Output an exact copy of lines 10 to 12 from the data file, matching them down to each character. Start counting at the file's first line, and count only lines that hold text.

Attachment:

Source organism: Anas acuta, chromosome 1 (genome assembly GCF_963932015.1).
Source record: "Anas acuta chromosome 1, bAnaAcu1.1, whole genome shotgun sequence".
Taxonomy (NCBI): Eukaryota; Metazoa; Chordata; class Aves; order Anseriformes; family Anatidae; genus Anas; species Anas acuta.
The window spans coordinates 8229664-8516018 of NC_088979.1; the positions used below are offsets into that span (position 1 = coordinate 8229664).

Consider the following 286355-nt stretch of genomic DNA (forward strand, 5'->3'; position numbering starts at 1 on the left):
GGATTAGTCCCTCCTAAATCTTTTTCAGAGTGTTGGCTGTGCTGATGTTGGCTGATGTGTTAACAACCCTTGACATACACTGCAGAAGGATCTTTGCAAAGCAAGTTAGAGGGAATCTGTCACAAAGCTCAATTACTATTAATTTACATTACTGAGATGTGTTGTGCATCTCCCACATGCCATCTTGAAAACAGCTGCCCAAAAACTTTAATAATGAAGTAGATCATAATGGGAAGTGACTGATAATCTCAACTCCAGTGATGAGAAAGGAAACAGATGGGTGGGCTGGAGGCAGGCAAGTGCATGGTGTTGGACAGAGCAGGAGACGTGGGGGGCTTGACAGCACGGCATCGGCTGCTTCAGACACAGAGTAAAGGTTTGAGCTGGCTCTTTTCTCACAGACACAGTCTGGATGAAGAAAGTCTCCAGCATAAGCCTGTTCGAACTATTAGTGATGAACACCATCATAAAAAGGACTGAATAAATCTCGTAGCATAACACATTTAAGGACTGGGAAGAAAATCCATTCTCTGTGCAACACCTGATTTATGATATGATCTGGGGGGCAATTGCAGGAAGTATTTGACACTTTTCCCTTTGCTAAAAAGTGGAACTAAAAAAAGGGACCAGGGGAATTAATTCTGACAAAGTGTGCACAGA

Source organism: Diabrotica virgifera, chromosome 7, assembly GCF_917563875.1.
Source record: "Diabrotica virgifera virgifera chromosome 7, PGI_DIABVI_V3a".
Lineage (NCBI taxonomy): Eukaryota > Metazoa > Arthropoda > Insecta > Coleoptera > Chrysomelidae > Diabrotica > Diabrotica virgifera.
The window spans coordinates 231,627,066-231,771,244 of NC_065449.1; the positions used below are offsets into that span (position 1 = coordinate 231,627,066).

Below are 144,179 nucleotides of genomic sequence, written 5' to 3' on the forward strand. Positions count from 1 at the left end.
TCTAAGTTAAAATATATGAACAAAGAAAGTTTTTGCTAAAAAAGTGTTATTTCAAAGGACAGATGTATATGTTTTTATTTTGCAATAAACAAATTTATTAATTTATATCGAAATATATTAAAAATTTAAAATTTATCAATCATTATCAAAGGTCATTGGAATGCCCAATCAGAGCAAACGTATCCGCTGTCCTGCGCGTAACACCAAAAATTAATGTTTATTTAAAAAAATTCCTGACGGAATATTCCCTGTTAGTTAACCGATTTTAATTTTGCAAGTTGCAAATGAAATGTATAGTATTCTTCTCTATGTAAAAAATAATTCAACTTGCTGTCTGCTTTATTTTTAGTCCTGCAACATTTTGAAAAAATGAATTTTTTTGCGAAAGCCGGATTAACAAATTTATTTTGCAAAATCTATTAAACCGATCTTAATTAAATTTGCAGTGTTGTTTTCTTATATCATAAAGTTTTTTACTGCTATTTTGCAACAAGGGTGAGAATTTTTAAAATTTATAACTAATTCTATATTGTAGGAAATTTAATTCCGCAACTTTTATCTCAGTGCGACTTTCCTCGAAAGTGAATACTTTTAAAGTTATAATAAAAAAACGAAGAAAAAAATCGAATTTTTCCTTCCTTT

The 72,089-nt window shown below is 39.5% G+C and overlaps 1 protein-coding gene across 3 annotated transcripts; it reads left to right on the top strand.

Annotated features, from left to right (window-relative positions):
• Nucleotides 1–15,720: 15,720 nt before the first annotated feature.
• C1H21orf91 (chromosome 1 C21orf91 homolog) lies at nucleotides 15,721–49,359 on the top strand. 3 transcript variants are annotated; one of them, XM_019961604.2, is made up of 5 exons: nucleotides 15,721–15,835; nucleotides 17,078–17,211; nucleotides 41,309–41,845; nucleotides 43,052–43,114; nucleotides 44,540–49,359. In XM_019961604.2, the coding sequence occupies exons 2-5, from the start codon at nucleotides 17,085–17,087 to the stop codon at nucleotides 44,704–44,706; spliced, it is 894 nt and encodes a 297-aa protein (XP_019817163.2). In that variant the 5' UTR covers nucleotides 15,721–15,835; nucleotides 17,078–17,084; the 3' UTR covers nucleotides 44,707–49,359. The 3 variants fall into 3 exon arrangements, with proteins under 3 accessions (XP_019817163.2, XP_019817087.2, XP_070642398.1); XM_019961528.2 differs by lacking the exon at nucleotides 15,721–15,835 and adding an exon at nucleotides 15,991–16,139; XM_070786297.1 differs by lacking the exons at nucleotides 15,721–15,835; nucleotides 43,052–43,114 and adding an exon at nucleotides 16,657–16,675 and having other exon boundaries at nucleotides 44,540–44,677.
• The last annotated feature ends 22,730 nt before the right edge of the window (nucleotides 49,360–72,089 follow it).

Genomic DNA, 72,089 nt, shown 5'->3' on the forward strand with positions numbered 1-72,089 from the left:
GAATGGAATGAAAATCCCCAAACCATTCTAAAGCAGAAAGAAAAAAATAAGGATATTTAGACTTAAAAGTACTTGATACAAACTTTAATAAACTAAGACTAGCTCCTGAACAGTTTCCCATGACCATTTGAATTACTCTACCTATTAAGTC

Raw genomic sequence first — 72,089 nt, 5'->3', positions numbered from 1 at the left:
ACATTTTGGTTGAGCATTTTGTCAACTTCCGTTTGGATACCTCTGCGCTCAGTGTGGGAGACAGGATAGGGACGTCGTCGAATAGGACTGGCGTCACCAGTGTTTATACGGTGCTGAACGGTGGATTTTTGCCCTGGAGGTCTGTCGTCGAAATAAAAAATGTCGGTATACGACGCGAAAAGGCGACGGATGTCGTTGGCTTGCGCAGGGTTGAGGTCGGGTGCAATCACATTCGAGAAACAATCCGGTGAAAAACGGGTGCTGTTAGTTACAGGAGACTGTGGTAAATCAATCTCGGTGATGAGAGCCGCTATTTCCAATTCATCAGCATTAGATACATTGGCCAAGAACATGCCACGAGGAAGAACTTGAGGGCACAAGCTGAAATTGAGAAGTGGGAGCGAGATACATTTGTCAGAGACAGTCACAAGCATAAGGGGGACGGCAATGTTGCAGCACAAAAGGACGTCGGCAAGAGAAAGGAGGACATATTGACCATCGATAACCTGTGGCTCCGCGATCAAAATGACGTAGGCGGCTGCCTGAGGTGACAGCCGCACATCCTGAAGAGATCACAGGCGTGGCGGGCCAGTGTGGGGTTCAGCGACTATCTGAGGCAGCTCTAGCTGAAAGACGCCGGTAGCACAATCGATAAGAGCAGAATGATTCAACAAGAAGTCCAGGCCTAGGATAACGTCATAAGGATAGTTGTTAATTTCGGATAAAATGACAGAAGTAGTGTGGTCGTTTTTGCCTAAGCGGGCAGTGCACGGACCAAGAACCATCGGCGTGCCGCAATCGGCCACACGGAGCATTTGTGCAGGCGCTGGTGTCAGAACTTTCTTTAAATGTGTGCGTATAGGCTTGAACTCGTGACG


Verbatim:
The window spans coordinates 231,627,066-231,771,244 of NC_065449.1; the positions used below are offsets into that span (position 1 = coordinate 231,627,066).

Below are 144,179 nucleotides of genomic sequence, written 5' to 3' on the forward strand. Positions count from 1 at the left end.
TCTAAGTTAAAATATATGAACAAAGAAAGTTTTTGCTAAAAAAGTGTTATTTCAAAGGACAGATGTATATGTTTTTATTTTGCAATAAACAAATTTATTAATTTATATCGAAATATATTAAAAATTTAAAATTTATCAATCATTATCAAAGGTCATTGGAATGCCCAATCAGAGCAAACGTATCCGCTGTCCTGCGCGTAACACCAAAAATTAATGTTTATTTAAAAAAATTCCTGACGGAATATTCCCTGTTAGTTAACCGATTTTAATTTTGCAAGTTGCAAATGAAATGTATAGTATTCTTCTCTATGTAAAAAATAATTCAACTTGCTGTCTGCTTTATTTTTAGTCCTGCAACATTTTGAAAAAATGAATTTTTTTGCGAAAGCCGGATTAACAAATTTATTTTGCAAAATCTATTAAACCGATCTTAATTAAATTTGCAGTGTTGTTTTCTTATATCATAAAGTTTTTTACTGCTATTTTGCAACAAGGGTGAGAATTTTTAAAATTTATAACTAATTCTATATTGTAGGAAATTTAATTCCGCAACTTTTATCTCAGTGCGACTTTCCTCGAAAGTGAATACTTTTAAAGTTATAATAAAAAAACGAAGAAAAAAATCGAATTTTTCCTTCCTTT